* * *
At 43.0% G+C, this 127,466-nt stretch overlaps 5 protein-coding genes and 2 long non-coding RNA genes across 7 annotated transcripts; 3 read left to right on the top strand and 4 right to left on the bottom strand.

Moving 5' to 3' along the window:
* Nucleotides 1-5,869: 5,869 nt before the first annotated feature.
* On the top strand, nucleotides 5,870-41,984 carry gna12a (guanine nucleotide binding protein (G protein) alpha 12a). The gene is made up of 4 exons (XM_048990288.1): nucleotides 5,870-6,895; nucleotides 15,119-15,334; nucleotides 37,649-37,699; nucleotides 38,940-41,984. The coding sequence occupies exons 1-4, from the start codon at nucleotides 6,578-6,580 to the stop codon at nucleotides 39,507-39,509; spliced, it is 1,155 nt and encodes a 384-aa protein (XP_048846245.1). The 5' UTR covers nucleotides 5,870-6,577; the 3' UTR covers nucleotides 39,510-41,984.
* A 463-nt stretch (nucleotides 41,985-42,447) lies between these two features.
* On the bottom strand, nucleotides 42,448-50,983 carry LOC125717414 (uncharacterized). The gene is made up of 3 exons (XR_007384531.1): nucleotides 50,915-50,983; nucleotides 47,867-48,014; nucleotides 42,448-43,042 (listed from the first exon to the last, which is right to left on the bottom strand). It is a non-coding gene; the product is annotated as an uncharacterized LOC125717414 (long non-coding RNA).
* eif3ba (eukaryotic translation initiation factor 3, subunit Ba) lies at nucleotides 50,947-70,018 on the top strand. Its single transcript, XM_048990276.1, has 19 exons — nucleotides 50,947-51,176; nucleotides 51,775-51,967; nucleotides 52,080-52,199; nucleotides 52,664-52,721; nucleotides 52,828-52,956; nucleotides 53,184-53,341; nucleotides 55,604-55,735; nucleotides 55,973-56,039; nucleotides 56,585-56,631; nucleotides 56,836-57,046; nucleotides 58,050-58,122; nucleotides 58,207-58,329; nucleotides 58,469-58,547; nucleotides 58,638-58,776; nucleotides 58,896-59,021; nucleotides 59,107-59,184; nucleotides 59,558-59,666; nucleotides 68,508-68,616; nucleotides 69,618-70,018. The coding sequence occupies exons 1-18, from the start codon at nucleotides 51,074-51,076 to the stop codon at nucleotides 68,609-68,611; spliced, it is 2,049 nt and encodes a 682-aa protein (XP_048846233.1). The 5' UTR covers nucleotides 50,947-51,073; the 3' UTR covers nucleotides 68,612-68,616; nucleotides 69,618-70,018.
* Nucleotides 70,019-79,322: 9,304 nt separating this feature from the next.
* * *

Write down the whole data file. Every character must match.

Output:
At 43.0% G+C, this 127,466-nt stretch overlaps 5 protein-coding genes and 2 long non-coding RNA genes across 7 annotated transcripts; 3 read left to right on the top strand and 4 right to left on the bottom strand.

Moving 5' to 3' along the window:
* Nucleotides 1-5,869: 5,869 nt before the first annotated feature.
* On the top strand, nucleotides 5,870-41,984 carry gna12a (guanine nucleotide binding protein (G protein) alpha 12a). The gene is made up of 4 exons (XM_048990288.1): nucleotides 5,870-6,895; nucleotides 15,119-15,334; nucleotides 37,649-37,699; nucleotides 38,940-41,984. The coding sequence occupies exons 1-4, from the start codon at nucleotides 6,578-6,580 to the stop codon at nucleotides 39,507-39,509; spliced, it is 1,155 nt and encodes a 384-aa protein (XP_048846245.1). The 5' UTR covers nucleotides 5,870-6,577; the 3' UTR covers nucleotides 39,510-41,984.
* A 463-nt stretch (nucleotides 41,985-42,447) lies between these two features.
* On the bottom strand, nucleotides 42,448-50,983 carry LOC125717414 (uncharacterized). The gene is made up of 3 exons (XR_007384531.1): nucleotides 50,915-50,983; nucleotides 47,867-48,014; nucleotides 42,448-43,042 (listed from the first exon to the last, which is right to left on the bottom strand). It is a non-coding gene; the product is annotated as an uncharacterized LOC125717414 (long non-coding RNA).
* eif3ba (eukaryotic translation initiation factor 3, subunit Ba) lies at nucleotides 50,947-70,018 on the top strand. Its single transcript, XM_048990276.1, has 19 exons — nucleotides 50,947-51,176; nucleotides 51,775-51,967; nucleotides 52,080-52,199; nucleotides 52,664-52,721; nucleotides 52,828-52,956; nucleotides 53,184-53,341; nucleotides 55,604-55,735; nucleotides 55,973-56,039; nucleotides 56,585-56,631; nucleotides 56,836-57,046; nucleotides 58,050-58,122; nucleotides 58,207-58,329; nucleotides 58,469-58,547; nucleotides 58,638-58,776; nucleotides 58,896-59,021; nucleotides 59,107-59,184; nucleotides 59,558-59,666; nucleotides 68,508-68,616; nucleotides 69,618-70,018. The coding sequence occupies exons 1-18, from the start codon at nucleotides 51,074-51,076 to the stop codon at nucleotides 68,609-68,611; spliced, it is 2,049 nt and encodes a 682-aa protein (XP_048846233.1). The 5' UTR covers nucleotides 50,947-51,073; the 3' UTR covers nucleotides 68,612-68,616; nucleotides 69,618-70,018.
* Nucleotides 70,019-79,322: 9,304 nt separating this feature from the next.